Tax season is here! As people begin shuffling through their current year receipts, they often will ask “how long should I keep my records?” The answer to that question is really “it depends”. You will want to keep copies of your filed tax returns indefinitely. They help in preparing future returns and making certain computations if you have to later file an amended tax return. They could also be helpful to your survivor or the executor, or administrator of your estate. If you file your returns electronically, be sure to get copies from the company that prepared and filed your return.

In general, the IRS can only assess tax for a given year within three years after that return was filed or the tax was due (whichever is later). For example, if your 2012 individual income tax return is filed by its original due date of April 15, 2013, the IRS will have until April 15, 2016 to assess a tax deficiency against you. If you file your return late, they will have three years from the date you filed the return to assess a deficiency.

However, the three-year rule isn’t ironclad. The assessment period is extended to six years if more than 25% of gross income is omitted from a return. In addition, where no return was filed for a tax year, the IRS can assess a tax at any time (even beyond three or six years). If the IRS claims that you never filed a return for a particular year, keeping a copy of the return, and proof of mailing or efiling, will prove that you did. If you do not file a return, or file a fraudulent return, there is no limit to the time period of an IRS assessment. In this extreme case, records should be kept indefinitely.

While it is impossible to be completely sure that the IRS won’t, at some point, seek to assess tax, retaining important tax records for six years after your return is filed should, as a practical matter, be adequate.

Records relating to property may have to be kept longer. Keep in mind that the tax consequences of transactions that occur in one year may depend on things that happened in earlier years, and the time period for which you should retain records must be measured from those earlier years. For example, you bought the home in 1985 for $100,000 and made $25,000 of capital improvements in 1995. To determine the tax consequences of the sale, it is necessary to know your basis (i.e. the original cost plus later capital improvements). Now suppose you sell your home in 2012 for $500,000 and in a subsequent year your return gets audited. You will have to produce records relating to the original purchase in 1985 and the subsequent improvement in 1995 to be able to show what the basis is.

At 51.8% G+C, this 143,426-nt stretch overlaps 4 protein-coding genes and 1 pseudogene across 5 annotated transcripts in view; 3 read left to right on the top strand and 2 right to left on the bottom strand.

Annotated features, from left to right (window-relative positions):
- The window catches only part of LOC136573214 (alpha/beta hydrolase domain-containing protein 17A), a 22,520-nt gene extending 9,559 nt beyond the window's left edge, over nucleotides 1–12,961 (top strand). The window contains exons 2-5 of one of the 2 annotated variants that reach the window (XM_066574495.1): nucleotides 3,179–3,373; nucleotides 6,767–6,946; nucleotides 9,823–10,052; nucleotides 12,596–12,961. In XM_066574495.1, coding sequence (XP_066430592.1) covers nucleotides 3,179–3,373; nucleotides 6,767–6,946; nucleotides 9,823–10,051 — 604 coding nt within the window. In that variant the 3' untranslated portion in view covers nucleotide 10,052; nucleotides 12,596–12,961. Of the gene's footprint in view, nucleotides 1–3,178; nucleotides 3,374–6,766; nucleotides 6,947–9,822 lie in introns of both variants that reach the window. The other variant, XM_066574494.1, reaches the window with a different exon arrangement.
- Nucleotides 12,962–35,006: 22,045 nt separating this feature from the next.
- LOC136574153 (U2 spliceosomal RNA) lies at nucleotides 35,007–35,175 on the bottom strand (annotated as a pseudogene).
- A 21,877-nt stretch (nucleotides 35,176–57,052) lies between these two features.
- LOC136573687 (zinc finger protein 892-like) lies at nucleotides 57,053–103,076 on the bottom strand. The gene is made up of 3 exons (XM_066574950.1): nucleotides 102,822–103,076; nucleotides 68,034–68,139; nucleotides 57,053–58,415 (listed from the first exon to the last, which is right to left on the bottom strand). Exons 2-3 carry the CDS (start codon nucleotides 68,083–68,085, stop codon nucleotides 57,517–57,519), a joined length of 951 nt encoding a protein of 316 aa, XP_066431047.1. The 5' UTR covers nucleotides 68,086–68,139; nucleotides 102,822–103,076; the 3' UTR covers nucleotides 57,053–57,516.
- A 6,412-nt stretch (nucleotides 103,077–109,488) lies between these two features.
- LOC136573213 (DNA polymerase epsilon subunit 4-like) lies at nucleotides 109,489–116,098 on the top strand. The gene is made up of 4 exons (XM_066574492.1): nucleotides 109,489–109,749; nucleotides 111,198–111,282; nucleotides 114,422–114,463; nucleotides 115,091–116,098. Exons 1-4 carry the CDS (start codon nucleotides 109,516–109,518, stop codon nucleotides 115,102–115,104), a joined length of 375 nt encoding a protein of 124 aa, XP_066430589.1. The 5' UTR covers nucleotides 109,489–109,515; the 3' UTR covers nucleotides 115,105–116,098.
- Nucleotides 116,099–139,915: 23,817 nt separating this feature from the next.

Similar considerations apply to other property which is likely to be bought and sold – for example, stock in a corporation, mutual fund, bond, etc. In particular, remember that if you reinvest dividends to buy additional shares of stock, each reinvestment is a separate purchase. The records should be kept for at least six years after the stock is sold that reports the sale.

Additionally, if you received property in a nontaxable exchange, your basis in that property is the same as the basis of the property you gave up, increased by any money you paid. You must keep the records on the old property, as well as the new property, until the period of limitations expires for the year, in which you dispose of the new property in a taxable sale or disposition.

So what are the basic records to keep? These are the documents to prove your income and expenses reported on your tax return. Some examples of items of documenting income to keep are: Forms W-2, Forms 1099, Bank statements, Brokerage statements, and Forms K-1. Examples of items documenting expenses are: Sales receipts, Invoices, Cancelled checks or other proof of payment, and Written communications from qualified charities.

Confused? If you would like further explanation of the recordkeeping rules, or have questions on your specific recordkeeping, please contact Andrew D. Ross, CPA of Bedard, Kurowicki & Co., CPA’s at (908) 782-7900 x 113 or email